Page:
nteriors is Quicksand’s best album yet. It sounds like nothing else you are going to hear this year.
It arrives deliberately unannounced, two decades after the pioneering post-hardcore quartet’s last album. Made completely on the band’s own terms, Interiors has a power, strength and subtlety that will likely stun you. There are no wasted notes, no flab, and no excess whatsoever. It is absolutely perfect.
“This struck a chord, where we felt this is actually something that could represent us now,” says bassist Sergio Vega. “It doesn’t sound like a third album a couple of decades later. It’s a piece of work that we really, really can back.”
That may be an understatement: Interiors is breathtaking in its surging, sculptured sonic attack, a welcome reminder that the band’s longtime status as musical innovators is not undeserved.
To make the record, the band first had to return to the beginning—to the purity of why Quicksand started making music in the first place. In the process, they made a great record that speaks to their past—but, more essentially, to their present and future.
“First we went out and made the record we wanted to make, with the person we wanted to make it with,” says drummer Alan Cage. “Then we went with a finished product and said ‘OK, who’s going to put this thing out?’ Of course we want to share it, have people listen to it, and create their own relationship with it–but at the core, it is our thing. “I think we landed in a perfect place to do that with epitaph.”
“When we first became a band, that’s what we did with making our EP. We put together $1500 and recorded the songs, because no one knew or cared about what we were doing, except for us. We took the same approach with Interiors.”
And of course, so much has changed since then.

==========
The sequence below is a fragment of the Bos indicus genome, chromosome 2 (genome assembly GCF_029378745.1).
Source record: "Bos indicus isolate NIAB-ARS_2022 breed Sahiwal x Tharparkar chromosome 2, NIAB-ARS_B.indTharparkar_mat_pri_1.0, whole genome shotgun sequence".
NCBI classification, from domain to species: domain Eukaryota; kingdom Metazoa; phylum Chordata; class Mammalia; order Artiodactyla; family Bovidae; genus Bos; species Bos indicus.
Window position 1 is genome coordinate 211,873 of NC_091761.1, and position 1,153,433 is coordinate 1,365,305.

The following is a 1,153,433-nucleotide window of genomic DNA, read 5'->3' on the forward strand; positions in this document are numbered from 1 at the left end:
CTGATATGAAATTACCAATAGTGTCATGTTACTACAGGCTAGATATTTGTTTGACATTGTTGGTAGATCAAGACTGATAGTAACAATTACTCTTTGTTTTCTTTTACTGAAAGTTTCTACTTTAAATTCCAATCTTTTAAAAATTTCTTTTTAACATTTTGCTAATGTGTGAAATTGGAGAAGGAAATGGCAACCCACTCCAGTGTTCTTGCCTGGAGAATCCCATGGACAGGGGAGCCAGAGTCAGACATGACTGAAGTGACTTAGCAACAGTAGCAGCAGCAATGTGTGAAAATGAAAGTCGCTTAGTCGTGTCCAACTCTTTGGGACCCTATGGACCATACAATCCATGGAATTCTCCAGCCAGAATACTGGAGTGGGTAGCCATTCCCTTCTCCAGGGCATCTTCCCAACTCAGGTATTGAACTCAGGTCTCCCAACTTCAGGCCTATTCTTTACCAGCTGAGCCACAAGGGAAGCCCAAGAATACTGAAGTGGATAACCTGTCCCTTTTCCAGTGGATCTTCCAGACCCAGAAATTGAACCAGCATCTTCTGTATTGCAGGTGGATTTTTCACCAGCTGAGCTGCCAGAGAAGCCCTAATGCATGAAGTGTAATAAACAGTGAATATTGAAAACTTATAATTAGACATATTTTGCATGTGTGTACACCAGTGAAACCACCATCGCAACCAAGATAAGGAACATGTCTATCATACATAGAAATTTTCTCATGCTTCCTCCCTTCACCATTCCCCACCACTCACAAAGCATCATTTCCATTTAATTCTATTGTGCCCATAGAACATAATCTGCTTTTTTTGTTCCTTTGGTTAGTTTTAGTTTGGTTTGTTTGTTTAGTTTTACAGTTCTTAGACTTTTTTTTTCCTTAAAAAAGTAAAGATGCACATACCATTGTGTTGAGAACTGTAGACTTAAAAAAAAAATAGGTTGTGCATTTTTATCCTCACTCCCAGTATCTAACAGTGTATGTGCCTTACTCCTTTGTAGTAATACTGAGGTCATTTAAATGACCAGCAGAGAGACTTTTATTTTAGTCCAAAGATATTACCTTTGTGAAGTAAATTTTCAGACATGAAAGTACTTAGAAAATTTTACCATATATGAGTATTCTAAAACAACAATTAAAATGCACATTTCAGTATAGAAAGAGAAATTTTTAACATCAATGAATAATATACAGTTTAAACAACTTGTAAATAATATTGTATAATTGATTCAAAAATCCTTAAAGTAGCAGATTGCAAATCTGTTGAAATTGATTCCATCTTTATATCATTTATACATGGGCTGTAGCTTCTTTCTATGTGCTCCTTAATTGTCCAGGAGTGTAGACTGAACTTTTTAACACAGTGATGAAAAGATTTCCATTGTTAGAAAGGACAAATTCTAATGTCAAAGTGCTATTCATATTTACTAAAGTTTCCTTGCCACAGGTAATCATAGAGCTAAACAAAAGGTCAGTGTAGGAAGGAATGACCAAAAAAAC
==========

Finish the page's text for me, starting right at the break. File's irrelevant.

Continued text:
“I’m thrilled to be listening back to a record that we made with our own money, on our own schedule and creative terms,” says Quicksand front man/guitarist Walter Schreifels. “While it was definitely important for us to speak to our longtime fans, we thought the best way to do that was to embrace who we are now, to allow our selves to be open to people that have never heard of us. Our tastes and experiences as musicians and as people have grown, and we decided to run with that. As a result, I think ‘Interiors’ has a wider spectrum on it than our past records.”
Interiors makes clear via its searing opening sequence of tracks that Quicksand’s skills as songsmiths and players have never been sharper.
From the pulse-pounding start of the opening track “Illuminant,” the band immediately draws you in with its unique combination of pounding rhythm and shifting loud/soft dynamics, heightened by Schreifels’ deliberately restrained—but powerful—vocal.
“To me, ‘Illuminant’ was the first song that set the bar for the rest of the album. We had compiled various jams and song inspirations that we’d recorded at sound checks and rehearsals, but it is a significant step to take song ideas, riffs etc. and commit to the structure that makes it a ‘song.’ Especially for us. We were searching for the abstract idea of ‘what does a new Quicksand song sound like?’ Once we put ‘Illuminant’ together, it happened pretty quickly. I felt confident we could make a great album.”